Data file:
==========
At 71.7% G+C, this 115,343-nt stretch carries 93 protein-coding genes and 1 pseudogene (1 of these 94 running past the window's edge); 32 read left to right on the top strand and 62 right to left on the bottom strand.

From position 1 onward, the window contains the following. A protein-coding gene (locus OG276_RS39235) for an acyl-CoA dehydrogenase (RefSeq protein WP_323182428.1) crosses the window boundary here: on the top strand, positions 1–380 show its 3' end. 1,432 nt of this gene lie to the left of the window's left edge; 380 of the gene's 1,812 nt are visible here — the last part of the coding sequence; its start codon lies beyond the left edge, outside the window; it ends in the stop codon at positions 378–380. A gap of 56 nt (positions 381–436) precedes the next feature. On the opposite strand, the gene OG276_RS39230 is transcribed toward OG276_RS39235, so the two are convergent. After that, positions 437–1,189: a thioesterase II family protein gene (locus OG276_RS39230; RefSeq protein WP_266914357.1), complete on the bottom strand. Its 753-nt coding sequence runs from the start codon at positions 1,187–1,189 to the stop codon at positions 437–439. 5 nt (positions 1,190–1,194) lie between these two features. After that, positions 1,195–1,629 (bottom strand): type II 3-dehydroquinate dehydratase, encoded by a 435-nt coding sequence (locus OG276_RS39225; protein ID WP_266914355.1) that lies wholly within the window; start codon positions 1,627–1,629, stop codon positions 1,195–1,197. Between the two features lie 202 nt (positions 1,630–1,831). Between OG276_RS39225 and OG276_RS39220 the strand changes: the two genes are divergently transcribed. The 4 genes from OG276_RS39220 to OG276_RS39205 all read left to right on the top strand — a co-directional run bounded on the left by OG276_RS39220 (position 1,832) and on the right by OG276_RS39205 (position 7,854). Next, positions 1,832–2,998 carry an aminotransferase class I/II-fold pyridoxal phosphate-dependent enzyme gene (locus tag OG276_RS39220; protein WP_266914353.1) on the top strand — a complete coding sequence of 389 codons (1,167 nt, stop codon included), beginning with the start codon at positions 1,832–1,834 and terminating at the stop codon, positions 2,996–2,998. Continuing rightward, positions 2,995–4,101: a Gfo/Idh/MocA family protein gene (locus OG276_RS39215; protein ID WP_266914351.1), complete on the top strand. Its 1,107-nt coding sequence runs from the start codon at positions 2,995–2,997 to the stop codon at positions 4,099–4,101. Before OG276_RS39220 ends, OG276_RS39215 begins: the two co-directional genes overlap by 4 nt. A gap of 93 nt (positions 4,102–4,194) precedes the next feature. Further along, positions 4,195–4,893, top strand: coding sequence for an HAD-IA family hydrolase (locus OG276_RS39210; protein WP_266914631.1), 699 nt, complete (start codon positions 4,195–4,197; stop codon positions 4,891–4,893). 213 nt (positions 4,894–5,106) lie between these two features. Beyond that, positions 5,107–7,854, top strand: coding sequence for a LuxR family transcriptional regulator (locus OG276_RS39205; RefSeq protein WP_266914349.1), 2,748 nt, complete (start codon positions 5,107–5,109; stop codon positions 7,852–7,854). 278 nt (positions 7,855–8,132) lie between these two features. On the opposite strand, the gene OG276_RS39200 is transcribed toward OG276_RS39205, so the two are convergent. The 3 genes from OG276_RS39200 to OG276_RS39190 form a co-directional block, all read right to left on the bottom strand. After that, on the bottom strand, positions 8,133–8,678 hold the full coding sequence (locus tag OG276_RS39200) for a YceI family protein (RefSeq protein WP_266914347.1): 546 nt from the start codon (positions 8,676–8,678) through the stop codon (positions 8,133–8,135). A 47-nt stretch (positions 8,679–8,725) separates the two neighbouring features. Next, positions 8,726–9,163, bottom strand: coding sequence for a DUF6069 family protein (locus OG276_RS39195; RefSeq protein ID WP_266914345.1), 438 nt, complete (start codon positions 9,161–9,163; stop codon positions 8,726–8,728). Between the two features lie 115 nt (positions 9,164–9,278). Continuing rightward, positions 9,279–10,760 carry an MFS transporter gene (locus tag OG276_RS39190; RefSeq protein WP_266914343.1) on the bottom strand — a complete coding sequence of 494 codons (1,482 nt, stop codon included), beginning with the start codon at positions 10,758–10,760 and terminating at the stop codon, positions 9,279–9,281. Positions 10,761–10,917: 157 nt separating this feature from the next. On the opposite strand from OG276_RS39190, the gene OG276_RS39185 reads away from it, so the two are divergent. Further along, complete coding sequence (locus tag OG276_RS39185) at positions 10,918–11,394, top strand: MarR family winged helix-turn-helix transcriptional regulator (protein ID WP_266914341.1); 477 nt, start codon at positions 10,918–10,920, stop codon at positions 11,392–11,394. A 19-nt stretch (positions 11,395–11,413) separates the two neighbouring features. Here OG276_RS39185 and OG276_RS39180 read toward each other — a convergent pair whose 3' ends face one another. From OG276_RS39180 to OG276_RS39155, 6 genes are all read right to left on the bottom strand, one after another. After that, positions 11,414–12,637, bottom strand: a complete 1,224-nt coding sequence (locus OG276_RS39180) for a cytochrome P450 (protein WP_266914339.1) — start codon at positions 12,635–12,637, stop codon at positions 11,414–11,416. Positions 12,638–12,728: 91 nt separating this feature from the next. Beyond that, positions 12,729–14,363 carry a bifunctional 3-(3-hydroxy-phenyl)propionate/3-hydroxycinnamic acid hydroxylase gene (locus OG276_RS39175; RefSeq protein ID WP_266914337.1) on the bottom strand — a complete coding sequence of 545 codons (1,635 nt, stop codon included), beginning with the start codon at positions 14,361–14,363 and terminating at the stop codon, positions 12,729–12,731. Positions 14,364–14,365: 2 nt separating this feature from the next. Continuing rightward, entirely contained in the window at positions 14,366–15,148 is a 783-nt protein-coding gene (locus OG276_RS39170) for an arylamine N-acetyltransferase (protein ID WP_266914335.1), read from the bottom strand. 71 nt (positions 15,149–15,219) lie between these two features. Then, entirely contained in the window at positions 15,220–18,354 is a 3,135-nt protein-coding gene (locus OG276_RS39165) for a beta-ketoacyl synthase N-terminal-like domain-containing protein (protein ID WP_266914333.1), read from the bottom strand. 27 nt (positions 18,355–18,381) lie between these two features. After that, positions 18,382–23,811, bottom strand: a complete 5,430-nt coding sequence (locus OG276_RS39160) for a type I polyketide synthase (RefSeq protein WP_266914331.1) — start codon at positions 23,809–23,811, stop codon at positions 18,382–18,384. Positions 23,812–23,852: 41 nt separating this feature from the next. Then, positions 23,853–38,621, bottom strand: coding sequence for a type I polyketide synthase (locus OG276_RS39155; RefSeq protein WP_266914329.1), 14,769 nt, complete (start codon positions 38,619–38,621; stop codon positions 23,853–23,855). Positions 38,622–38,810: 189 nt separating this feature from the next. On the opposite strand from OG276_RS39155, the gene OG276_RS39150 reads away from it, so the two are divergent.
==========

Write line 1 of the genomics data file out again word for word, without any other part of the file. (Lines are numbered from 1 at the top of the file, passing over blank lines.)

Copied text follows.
At 71.7% G+C, this 115,343-nt stretch carries 93 protein-coding genes and 1 pseudogene (1 of these 94 running past the window's edge); 32 read left to right on the top strand and 62 right to left on the bottom strand.